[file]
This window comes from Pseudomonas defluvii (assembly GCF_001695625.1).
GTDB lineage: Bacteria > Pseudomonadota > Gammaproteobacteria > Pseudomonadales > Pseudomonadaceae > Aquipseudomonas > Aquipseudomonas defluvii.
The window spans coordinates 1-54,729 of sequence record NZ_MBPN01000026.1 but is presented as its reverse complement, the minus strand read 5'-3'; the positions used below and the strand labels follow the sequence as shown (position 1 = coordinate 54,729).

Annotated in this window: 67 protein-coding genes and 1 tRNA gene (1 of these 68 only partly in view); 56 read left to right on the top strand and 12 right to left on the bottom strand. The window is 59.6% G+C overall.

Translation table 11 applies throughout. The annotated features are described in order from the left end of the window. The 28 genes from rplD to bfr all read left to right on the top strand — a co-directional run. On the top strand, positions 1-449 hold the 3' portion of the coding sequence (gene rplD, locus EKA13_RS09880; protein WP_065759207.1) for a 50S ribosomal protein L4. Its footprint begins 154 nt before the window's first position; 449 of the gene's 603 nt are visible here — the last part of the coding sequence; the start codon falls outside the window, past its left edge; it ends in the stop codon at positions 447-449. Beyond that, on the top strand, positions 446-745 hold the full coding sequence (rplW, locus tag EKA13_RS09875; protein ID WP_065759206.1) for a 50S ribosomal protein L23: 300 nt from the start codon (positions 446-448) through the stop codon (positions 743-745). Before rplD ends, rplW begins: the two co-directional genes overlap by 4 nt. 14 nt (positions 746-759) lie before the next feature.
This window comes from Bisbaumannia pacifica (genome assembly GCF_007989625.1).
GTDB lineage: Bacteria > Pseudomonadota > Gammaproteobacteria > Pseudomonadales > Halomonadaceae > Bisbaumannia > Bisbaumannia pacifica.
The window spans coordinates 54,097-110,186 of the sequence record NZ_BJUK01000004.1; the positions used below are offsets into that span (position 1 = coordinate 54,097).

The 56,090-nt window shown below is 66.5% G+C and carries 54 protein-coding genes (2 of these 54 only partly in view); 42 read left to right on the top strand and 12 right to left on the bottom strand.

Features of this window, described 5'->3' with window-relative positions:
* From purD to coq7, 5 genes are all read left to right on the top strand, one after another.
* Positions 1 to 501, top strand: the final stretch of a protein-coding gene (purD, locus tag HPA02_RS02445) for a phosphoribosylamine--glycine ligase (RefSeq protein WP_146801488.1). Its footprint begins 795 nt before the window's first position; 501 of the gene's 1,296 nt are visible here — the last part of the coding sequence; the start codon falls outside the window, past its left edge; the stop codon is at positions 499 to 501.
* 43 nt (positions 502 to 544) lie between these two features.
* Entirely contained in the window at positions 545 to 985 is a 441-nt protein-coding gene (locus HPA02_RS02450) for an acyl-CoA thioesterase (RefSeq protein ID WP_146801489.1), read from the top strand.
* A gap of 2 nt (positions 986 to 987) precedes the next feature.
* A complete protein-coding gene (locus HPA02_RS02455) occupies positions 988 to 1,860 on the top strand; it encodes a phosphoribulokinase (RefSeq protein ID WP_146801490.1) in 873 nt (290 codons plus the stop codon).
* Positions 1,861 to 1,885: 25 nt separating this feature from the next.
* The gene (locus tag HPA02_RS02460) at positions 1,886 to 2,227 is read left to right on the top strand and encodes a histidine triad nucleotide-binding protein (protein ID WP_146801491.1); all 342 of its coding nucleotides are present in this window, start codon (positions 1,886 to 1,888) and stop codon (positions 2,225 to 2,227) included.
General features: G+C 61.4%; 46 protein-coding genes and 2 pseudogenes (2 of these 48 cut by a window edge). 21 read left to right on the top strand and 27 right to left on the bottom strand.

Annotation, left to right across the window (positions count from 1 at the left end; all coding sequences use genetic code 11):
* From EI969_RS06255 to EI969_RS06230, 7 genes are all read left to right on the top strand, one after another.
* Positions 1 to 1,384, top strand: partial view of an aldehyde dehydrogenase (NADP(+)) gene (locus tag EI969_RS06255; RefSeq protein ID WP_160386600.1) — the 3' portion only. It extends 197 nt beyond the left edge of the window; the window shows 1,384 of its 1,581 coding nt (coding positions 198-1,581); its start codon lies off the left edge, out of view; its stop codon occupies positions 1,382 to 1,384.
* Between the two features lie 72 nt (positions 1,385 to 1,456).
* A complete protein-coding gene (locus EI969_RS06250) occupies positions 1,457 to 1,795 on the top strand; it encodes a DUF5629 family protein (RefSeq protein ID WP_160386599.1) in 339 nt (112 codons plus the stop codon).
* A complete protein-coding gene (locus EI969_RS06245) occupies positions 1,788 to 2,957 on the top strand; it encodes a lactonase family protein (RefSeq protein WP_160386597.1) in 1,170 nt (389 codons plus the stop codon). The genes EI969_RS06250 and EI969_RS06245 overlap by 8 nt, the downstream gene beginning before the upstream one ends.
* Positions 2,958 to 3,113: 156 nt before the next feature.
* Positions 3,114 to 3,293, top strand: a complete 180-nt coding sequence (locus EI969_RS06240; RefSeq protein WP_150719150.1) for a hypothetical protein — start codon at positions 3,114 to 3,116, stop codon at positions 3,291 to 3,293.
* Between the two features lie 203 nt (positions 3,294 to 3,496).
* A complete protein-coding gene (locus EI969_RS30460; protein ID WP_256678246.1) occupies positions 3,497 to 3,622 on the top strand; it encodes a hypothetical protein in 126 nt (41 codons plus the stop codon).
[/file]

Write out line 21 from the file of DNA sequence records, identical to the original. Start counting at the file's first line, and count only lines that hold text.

* From EI969_RS06255 to EI969_RS06230, 7 genes are all read left to right on the top strand, one after another.